Why We Have Wars





Peter Furtado, editor of History Today, writing in the Times Higher Education Supplement(Dec. 12, 2003):

Historians have always been fascinated by wars. Thucydides and Xenophon saw war as the result of political calculation and shifts in the balance of power, although both considered the wars they described as cultural clashes between two distinct and ultimately antagonistic world-views - to Thucydides between the democratic Athenians and the conservative and oligarchic Spartans; to Xenophon between the imperial, oriental tyrannical Persians and the federal, freedom-loving, nationalistic and decent Greeks.

To Roman historians Livy and Caesar, war was a natural function of the state, something justified by the very successes in Roman arms that they chronicled. The historians and chroniclers of the Christian Middle Ages, led by the Venerable Bede, saw history as having a didactic meaning, tending to see the suffering caused by war as God's punishment for wickedness and success in war as a sign of divine favour.

These two approaches, the realistic and the moralistic - supplemented by the structuralist approach that argues that wars are an inevitable result of fundamental contradictions in the system of power - have dominated discussion up to our own day. Plus, perhaps, the cock-up theory. While long-term causes were popular in the Marxistic 1960s and 1970s, they have since fallen prey to revisionism: for example, the English civil war was seen by Marxist historian Christopher Hill in the 1960s to have had long-term economic causes and deep intellectual roots in the transition from a feudal society to a commercial one, whereas today most historians blame it on short-term miscalculations and point out that no one foresaw it, even 12 months before hostilities broke out.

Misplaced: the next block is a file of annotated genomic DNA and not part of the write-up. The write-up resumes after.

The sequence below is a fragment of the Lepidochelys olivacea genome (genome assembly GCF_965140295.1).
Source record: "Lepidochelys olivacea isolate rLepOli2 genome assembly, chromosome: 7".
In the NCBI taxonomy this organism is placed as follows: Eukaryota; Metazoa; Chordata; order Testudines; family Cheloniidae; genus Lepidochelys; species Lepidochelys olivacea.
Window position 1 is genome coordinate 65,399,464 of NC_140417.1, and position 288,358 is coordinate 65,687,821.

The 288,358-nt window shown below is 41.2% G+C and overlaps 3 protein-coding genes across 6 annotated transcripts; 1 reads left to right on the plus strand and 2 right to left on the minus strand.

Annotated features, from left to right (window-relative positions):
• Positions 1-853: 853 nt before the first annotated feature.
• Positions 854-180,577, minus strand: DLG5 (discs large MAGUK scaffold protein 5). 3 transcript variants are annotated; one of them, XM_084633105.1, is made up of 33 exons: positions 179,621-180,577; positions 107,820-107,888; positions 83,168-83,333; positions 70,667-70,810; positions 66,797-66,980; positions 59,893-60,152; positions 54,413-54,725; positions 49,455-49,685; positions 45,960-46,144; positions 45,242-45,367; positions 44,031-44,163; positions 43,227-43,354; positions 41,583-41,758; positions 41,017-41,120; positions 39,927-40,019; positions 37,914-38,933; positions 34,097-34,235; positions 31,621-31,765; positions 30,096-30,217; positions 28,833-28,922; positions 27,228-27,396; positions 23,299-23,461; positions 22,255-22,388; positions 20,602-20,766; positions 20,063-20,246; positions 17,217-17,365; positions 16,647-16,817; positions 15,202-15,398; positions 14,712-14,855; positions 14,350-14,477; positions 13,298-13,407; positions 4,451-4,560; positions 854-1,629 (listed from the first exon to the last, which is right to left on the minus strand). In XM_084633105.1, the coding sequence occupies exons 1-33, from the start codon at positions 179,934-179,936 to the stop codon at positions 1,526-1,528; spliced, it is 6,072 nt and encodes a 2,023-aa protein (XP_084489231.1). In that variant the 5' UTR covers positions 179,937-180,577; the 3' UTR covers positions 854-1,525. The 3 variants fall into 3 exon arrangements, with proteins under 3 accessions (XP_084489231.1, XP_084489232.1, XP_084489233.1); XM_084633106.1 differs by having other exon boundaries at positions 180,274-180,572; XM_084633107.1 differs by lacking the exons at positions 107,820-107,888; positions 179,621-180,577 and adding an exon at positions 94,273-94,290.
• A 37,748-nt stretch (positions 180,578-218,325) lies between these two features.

Not surprisingly, the two wars that have seen the most debate over their outbreak are the two world wars of the 20th century. While Fischer blamed the German high command for challenging British supremacy and destabilising the balance of power in Europe, others saw the war as resulting from a calculated risk by Germany that got out of hand; a third approach takes the focus away from Germany and blames the intellectual and cultural environment of Europe, while a fourth suggests the entire thing could have been avoided if the British foreign secretary had played his hand more subtly in the summer of 1914. Of course, these do not have to be mutually exclusive.

This argument has a direct bearing on attitudes to the Treaty of Versailles, which itself is often seen as the contributory cause of the rise of Hitler and the return of war in 1939. Indeed, some historians prefer to consider the two wars as part of a single conflict interrupted by a 20-year truce. But the fact that the two major wars of the 20th century were started by Germany led some to seek the origins of the war in the bellicose character of the German nation. For most, the second war was fought to end Hitler's plan of continental domination and to avert the consequences of the Nazi-Soviet pact.

Fresh life has been breathed into all these questions by the war in Iraq, and historians have been as divided as any other group on its rights and wrongs. But they have probably been less noisy than in the debate on the "war on terror" in the aftermath of 9/11, when they debated the question of a historic "clash of civilisations" between Islam and the West, as Samuel P. Huntington had argued. The typical historian's counter to Huntington's assertions was a sceptical one, with an appeal to caution and complexity, and attention to the specifics of when, where, who and how.


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